The Switch

The hardest part about explaining trich to people is conveying to them why you enjoy/can’t help doing something that most others find painful, weird, and repellent. The second-hardest part, for me, is explaining how I can sometimes stop and sometimes can’t. I usually default to saying something about how there’s a “switch” in my brain and when it’s “on” I can control it as long as I remember to and have a little willpower, but when it’s “off” it’s like no matter what I do I can’t resist that urge.

Well my dear, zero readers: that switch has been on for about a month now, and a few months before that I made it for almost six. So there’s progress! I’m so happy and life is so much easier and less stressful….except for the constant fear that I will slip up. One pull and it’s a slippery slope to more.

There are a few “habit training” apps available that I’ve tried. Most have more to do with organization than actual habit reversal- reminders to work out, drink water, walk the dog, etc. They are definitely geared towards building good habits rather than eliminating bad ones. I have gone through several- one in particular I had high hopes for. It was supposed to put out positive “mantras” several times a day for you to focus on. Just an alert that would appear on your lock screen with a positive message. But the actual implementation wasn’t that great- you could only set the reminder number so high, and since the mantra was random it never seemed to come when I needed it.

The one app that I did like and am still using is called “Quit That.” It’s designed for smokers, but it can be used to track anything really. You simply name the thing you want to quit doing, hit “quit,” and it starts counting. Then any time you want, you can open up the app and see how long it’s been since you’ve done the thing. If it’s smoking, you can enter in how often you did it and how much it costs you each time, so you can also see how much money you’ve saved. The only thing I don’t like about it is that I have to set up multiple “quits” so I don’t lose all my progress if I pull once, For instance, if I go 28 days without pulling that is AWESOME, but if I fall off the wagon once and then not again for another two weeks, do I really have to set that back to zero and lose all my progress? My solution is to keep a separate “just once slip up” quit that I can reset as needed, while still looking at the overall success I’ve had.

I also found it helpful when starting over last month after about a month of doing really badly. I forced myself just to reset the quit every single time I pulled, rather than concentrating on stopping. Eventually I was so fed up with the process of getting out my phone, unlocking it, opening up the app, resetting it, and going back to what I’d been doing before that I really did stop again for real. So maybe flat-out exasperation is the key to the switch for me? Who knows. All I know is that things are going well right now, and I am grateful for that.

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First Thoughts: Why

I wanted to start this post out by saying, “The hardest part about trich for me is…” but then I realized that there were about a dozen different thing with which I could follow that statement. This made me realize that I don’t think there really is one particular aspect of this condition that is necessarily “the worst.” They all pretty much suck.

One thing in particular that frustrates me almost daily, though, is theĀ why.

Why do you do it? people ask.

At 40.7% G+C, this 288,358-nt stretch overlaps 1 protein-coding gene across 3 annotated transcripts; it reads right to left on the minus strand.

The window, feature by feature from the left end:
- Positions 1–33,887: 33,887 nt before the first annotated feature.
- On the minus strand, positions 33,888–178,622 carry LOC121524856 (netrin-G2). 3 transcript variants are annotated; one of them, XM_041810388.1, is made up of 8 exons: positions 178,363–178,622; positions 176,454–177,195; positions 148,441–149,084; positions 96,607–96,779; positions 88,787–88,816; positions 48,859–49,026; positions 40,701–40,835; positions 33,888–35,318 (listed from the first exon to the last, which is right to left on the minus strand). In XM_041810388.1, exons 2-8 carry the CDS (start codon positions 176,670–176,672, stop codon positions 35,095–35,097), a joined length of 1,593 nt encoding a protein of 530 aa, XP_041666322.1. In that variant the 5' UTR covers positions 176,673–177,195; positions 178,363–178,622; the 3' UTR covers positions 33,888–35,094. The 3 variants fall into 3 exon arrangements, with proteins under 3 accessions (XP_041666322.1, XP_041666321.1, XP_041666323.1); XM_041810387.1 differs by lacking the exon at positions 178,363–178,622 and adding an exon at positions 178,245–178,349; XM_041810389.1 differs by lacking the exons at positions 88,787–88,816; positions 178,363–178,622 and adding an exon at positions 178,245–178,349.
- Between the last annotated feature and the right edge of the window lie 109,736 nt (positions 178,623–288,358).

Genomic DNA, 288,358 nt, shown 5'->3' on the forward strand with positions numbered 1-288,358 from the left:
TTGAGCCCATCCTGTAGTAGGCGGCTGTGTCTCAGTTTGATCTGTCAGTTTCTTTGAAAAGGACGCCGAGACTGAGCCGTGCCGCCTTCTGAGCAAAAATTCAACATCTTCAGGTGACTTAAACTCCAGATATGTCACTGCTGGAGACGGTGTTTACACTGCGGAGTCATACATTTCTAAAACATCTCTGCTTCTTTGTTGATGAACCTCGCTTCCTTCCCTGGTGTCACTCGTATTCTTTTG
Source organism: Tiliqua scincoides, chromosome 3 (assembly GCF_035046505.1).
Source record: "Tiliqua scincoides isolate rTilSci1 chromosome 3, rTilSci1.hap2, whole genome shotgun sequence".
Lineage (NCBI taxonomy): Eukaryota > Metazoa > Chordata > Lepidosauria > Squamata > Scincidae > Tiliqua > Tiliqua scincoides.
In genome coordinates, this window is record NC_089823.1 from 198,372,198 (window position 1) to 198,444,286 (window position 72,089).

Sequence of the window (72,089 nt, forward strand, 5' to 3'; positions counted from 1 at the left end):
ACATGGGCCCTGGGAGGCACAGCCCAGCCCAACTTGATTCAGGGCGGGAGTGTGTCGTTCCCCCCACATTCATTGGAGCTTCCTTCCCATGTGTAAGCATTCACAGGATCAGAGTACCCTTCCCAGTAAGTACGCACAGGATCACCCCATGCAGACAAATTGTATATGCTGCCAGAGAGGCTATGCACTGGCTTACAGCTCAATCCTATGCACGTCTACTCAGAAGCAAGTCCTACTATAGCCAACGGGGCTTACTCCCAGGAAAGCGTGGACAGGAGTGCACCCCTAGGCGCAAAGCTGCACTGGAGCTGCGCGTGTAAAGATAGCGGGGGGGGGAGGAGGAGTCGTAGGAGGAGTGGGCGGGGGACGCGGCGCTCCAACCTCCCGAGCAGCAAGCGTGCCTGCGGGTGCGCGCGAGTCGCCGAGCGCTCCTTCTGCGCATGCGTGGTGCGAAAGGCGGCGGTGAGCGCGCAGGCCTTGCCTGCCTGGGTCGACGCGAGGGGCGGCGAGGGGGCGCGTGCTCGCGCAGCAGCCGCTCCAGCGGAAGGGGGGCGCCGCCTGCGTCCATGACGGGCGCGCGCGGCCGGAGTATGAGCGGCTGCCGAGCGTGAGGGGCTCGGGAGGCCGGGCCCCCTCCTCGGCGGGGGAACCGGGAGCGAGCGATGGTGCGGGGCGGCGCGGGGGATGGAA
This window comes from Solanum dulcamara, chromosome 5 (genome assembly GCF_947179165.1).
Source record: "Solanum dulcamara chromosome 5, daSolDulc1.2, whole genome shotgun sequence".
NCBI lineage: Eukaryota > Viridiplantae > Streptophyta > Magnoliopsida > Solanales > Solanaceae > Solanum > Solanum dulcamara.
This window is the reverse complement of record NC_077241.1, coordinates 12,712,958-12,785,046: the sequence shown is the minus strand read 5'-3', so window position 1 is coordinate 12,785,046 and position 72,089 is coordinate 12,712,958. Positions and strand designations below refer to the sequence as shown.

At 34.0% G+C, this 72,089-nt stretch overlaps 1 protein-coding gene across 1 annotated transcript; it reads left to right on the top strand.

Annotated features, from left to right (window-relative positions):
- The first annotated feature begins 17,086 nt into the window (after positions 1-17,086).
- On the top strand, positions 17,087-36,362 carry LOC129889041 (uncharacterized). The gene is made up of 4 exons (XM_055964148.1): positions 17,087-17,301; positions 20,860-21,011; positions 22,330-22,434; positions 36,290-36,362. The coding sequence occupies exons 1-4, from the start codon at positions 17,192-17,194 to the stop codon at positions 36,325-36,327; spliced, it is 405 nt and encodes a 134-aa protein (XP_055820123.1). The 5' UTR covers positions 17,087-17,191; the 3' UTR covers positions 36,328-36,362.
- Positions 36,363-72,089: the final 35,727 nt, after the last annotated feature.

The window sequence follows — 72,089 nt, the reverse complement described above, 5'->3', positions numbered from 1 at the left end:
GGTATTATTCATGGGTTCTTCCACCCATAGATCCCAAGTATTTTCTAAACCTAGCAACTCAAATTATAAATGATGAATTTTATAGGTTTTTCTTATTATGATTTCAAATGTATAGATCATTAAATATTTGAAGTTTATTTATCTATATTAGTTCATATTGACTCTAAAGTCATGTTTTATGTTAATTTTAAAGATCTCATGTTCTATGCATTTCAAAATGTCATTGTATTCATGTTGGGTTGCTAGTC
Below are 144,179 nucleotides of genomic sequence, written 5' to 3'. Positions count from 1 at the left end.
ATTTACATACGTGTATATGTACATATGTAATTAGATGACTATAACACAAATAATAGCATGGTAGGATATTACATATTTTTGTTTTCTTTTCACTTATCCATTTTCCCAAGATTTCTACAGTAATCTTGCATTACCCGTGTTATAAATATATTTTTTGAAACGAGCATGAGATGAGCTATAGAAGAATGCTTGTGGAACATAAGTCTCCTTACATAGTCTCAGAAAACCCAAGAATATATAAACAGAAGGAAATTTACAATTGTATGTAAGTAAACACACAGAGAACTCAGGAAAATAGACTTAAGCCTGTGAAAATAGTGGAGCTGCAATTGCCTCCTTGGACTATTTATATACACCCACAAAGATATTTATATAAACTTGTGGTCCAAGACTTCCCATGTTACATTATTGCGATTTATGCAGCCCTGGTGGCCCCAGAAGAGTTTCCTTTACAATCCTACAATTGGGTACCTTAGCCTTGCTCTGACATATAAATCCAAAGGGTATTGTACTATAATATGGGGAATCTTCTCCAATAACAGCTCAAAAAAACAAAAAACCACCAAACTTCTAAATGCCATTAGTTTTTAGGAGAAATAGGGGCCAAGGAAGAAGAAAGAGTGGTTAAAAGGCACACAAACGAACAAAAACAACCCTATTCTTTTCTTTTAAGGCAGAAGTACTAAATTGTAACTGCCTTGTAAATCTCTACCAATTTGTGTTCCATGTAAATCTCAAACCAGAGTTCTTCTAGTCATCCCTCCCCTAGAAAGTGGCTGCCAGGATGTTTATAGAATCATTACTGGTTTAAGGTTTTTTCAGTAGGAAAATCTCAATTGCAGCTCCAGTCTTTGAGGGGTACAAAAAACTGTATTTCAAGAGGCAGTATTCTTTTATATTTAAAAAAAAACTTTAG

Why do you do it? my therapist asks.
Why do you do it? I ask myself every day.

The truth is, I don’t know.

It’s not stress. If anything, doing it stresses me out more. The sense of disappointment in myself; hating the way I look in the mirror; the knowledge that I have to get up earlier tomorrow so I can cake on makeup and do my hair to cover up the bald patches… I have a stressful enough life anyway without adding all that. Pulling hair doesn’t relieve stress; it creates stress.

I don’t go into a trance. I know some people do, maybe even most, but I don’t. I’m fully aware of what I’m doing. I think maybe when I first started as a little girl I would do it when I was “zoned out,” but that hasn’t been true in years.

The truth is, it feels good. There’s a sense of gratification that comes with each pull. That tiny little sensation in my eyelid or eyebrow or along my hairline. The gratification when I look at the root of the hair I pulled out and run it along the top of my lip. It just feels good to me, and I don’t know how to explain why. I don’t know what to compare it to. Popping a zit maybe? Popping a joint?

But I don’t feel like I can really tell anyone this. I had a boyfriend for a while who said it was like an addiction, and I should look into addiction recovery stuff to stop. At the time I didn’t really give any credit to that, but now when I think about it maybe he was right. Maybe I’m just addicted to that sensation. That would explain why all the habit-replacement therapy, meditation, self-hypnosis, etc. really only works when coupled with a hell of a lot of will power. I recently managed to quit for three months and I was incredibly happy. I thought I was finally over it.

And then I started again right before Thanksgiving. I’m struggling hard right now, because I still have enough eyelashes and eyebrows that I can make myself look normal. My hairline is looking funny again, but it’s not too horribly noticeable to other people. I’m terrified, though, of losing it all again. Starting over is hard enough; starting from scratch is nearly impossible.

I spent years not even trying, for that reason. Because when you’ve tried and failed, immediately, at something literally hundreds of times, the thought of trying again becomes almost as traumatic as the repeated failure.

But back to the “why.” I don’t know why. I wish I did. Do you know your “why?”